Of course, not everyone was at home when VE Day was announced. For those away fighting, the news was especially welcome - it meant they could finally go home.
Jack Patterson was stationed in the Pentland Firth when he heard Churchill’s announcement: “I was doing patrols in the Pentland Firth. U-Boats were surrendering, and one surrendered to us. We took it to Loch Eriboll in the north of Scotland. It was the first time I had seen a U-Boat.
"I thought it looked sinister and bigger than I thought it would. It looked sinister because it was all enclosed.
"We knew at this point that the war was nearly over. Thereafter, we went back to Londonderry, then to Cardiff and we were paid off. It was finished”.
Frank describes the moment he heard the news of victory: “We spent six weeks on a boat sailing through the Suez Canal and into the Red Sea. We then made our way to Rangoon before heading south to join the invasion fleet at Singapore Harbour, where HMS Nelson was already stationed.
"Once gathered there, we stayed for two nights until the signing of the surrender. It was VE Day.”
Jack returned home in 1946, but he wasn’t done with life on the seas just yet: “I came out in 1946, but I could not settle. My mate from Thornhill and me decided to take up a three-year commission with the Navy. So many people were being demobbed at that time and I think the Navy was becoming short-staffed, so needed people like us."
Frank stayed on in service until 1947. “Eventually, I was demobbed after being shipped back home in 1947. They told me I was in debt. The Navy told me I was in debt!
"I said: ‘How could I be in debt? I’ve not spent anything in two months!’ And I’ve been trying to get what is due to me since 1947! I received the sum of £18 for my demob payment and a suit. It was a grey, striped suit. And I went home to continue my life.”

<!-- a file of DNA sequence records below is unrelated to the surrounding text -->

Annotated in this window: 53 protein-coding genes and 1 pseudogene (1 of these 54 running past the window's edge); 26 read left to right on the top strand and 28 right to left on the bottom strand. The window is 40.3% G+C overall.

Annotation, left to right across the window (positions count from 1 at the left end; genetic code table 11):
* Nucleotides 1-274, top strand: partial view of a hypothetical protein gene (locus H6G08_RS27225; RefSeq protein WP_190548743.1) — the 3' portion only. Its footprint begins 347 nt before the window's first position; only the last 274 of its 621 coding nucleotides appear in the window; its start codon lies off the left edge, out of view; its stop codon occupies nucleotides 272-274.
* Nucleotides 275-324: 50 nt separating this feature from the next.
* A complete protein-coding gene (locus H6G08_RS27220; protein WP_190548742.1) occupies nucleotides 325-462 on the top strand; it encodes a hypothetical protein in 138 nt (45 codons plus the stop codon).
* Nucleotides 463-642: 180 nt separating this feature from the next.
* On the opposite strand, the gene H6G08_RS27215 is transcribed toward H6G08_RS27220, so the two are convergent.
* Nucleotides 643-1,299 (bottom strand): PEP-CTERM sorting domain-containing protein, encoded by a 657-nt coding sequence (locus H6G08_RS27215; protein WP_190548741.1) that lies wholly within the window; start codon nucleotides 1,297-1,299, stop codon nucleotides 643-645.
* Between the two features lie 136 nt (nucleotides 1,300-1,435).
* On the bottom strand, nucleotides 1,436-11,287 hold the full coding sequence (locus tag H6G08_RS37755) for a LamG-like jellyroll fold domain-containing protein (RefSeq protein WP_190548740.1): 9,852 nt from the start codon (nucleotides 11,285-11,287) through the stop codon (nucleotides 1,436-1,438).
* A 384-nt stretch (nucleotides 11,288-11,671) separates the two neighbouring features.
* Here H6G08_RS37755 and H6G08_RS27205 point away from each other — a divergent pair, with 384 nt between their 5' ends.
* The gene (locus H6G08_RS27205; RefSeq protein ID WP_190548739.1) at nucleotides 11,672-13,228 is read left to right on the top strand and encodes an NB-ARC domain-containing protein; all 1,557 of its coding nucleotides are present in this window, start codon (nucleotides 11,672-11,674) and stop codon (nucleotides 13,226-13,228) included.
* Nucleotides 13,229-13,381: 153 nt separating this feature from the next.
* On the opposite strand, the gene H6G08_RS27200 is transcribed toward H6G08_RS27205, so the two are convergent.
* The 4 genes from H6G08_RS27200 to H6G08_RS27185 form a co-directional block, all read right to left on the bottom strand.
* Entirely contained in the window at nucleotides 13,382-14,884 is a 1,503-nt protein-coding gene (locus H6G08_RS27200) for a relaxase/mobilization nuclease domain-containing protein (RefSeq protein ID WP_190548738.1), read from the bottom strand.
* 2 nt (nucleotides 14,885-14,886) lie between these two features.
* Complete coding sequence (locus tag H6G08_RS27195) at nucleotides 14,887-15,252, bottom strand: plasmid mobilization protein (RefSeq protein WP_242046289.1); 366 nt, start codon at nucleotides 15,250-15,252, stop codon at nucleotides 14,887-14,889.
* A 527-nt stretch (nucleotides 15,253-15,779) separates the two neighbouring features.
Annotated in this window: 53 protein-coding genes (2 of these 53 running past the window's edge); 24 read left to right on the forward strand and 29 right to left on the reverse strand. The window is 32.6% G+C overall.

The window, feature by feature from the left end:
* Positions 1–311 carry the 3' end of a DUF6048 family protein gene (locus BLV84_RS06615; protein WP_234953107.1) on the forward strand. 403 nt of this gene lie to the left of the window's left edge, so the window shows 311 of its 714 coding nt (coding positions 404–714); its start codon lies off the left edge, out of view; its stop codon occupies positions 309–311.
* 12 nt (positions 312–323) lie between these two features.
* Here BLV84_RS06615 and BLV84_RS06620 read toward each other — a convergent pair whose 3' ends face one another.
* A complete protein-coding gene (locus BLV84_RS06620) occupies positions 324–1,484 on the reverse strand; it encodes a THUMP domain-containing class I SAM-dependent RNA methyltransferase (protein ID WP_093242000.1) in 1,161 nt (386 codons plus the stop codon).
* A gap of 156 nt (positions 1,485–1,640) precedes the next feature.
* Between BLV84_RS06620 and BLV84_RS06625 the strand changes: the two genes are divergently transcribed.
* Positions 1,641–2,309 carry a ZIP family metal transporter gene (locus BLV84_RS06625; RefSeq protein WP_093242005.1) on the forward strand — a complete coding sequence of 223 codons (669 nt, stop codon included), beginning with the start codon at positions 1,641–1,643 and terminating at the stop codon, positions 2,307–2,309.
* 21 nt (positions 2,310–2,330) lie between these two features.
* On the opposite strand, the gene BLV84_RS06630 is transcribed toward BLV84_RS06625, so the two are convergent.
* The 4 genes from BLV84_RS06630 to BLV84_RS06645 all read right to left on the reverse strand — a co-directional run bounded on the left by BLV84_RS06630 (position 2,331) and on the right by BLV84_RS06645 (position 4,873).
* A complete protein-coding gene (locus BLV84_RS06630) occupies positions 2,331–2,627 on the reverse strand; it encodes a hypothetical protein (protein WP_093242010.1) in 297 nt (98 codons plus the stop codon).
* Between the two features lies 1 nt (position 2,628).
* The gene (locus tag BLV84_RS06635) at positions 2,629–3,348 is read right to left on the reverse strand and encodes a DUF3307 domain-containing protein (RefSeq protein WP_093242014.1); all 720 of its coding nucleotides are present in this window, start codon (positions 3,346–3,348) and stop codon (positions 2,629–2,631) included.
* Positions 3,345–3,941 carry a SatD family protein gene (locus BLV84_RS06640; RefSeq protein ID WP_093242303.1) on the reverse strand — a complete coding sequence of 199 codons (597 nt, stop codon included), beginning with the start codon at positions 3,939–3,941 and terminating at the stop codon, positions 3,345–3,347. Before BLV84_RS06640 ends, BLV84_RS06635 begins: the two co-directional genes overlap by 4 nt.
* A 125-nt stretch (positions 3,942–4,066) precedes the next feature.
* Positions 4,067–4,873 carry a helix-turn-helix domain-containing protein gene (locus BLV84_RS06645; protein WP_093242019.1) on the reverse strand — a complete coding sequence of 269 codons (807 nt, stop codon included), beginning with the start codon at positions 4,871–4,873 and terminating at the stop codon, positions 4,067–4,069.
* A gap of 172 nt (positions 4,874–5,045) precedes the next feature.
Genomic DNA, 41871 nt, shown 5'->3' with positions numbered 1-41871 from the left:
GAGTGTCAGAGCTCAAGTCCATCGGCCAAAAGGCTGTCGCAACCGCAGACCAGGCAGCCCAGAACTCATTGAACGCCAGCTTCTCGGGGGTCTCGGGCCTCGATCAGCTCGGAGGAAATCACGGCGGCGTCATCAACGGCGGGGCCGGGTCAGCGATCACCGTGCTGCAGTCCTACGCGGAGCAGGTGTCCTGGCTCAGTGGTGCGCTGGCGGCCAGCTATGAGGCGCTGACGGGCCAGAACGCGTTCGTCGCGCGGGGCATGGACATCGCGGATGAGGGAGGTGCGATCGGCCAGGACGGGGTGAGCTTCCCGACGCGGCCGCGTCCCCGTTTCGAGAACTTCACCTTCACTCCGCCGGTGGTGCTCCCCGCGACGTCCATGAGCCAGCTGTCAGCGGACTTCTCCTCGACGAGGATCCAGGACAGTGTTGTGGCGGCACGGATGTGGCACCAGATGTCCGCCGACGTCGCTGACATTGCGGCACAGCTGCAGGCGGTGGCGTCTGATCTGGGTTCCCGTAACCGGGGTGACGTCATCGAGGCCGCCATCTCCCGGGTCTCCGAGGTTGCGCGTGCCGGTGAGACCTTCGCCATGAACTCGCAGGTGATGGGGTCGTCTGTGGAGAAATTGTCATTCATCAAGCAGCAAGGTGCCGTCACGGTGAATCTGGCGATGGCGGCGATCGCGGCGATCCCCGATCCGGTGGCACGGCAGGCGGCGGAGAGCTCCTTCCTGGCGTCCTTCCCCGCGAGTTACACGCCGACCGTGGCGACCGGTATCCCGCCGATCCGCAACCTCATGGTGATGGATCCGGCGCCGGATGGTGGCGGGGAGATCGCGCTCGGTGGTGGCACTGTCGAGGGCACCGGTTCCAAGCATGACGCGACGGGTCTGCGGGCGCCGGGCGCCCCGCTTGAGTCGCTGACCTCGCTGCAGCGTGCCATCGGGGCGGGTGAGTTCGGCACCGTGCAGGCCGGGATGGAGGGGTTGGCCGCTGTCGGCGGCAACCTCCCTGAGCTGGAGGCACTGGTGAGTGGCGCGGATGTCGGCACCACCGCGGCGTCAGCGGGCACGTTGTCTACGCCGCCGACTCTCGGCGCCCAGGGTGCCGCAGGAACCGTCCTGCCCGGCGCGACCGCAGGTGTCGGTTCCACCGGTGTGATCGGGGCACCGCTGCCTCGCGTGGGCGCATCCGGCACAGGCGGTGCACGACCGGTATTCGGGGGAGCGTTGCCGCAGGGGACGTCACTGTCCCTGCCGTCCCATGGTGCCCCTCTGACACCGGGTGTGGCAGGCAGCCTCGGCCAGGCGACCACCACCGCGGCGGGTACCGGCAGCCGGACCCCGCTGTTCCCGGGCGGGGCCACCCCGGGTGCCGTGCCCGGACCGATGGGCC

Some remained prisoners of war abroad and would not return for many months. Prisoners kept in the terrible conditions of Japanese camps, for instance, were stuck until after VJ Day.
Millions had also lost loved ones to the war, and the celebrations served as a painful reminder of this fact. Many had also lost their homes, and towns and cities up and down the country would spend the next few years trying to rebuild what bombs had razed to the ground.
Rations would also continue for a long time after the war’s end, stopping only in 1954.
15 August 1945 - WWII ends, VJ Day is marked
Japan surrendered after the atomic bombings of Hiroshima and Nagasaki in August 1945. The announcement of their surrender was made on 15 August 1945, now known as VJ (‘Victory over Japan’) Day.
Pamela says this day was much more sombre, given "we knew the atomic bomb had been dropped then".
Jack returned to military service and was abroad when the atom bomb was dropped, ending the war. It was during passage to Singapore when, unbeknownst to Jack, the world would change forever.
“While [I was] en route to Singapore, the Americans dropped the atom bomb. We didn’t know the bomb had been dropped until we reached Singapore and everything was over. When we reached Singapore, the War was finally over. We then went to Saigon to pick up Dutch troops. From there, to Java to drop off the troops as Java was part of the Dutch East Indies.”
After the war Jack drafted on to a tug, HMS Marauder. “We went up to Gibraltar to pick up Jewish immigrants wanting to get to Palestine. Many had been through the Holocaust and so had suffered a lot. I was on the last vessel coming out of Haifa before the Independence Day of Israel, in 1948.”
Speaking of VJ Day, Frank says: “When the Japanese surrendered, I had expected it. But things did not really change at that point as I was still in action and still fighting. There were many renegades who just could not admit defeat. My duties included disposing of weapons taken from the Japanese. You did what you were told.”
Reflections on the War
Looking back on his time in service, Frank sums up what serving his country in the Second World War meant to him: “It made a man of you. It made you look good and it taught you to defend yourself. I changed a lot during the War. It taught me a lot about life.”
Placing the conflict in the context of his life, Jack is in no doubt about its significance: “To me, the Second World War was the most important thing that ever happened in my life, along with the introduction of the National Health Service and the European Common Market.”
Pamela Rae is immensely proud of her achievements in the Wrens, and still has her uniform hat to this day. Seventy-five years later, she says she'll be wearing it to celebrate:
“I might wear my Wren hat.. I've still got it and when I talk to my family over the internet, I'll wear my hat".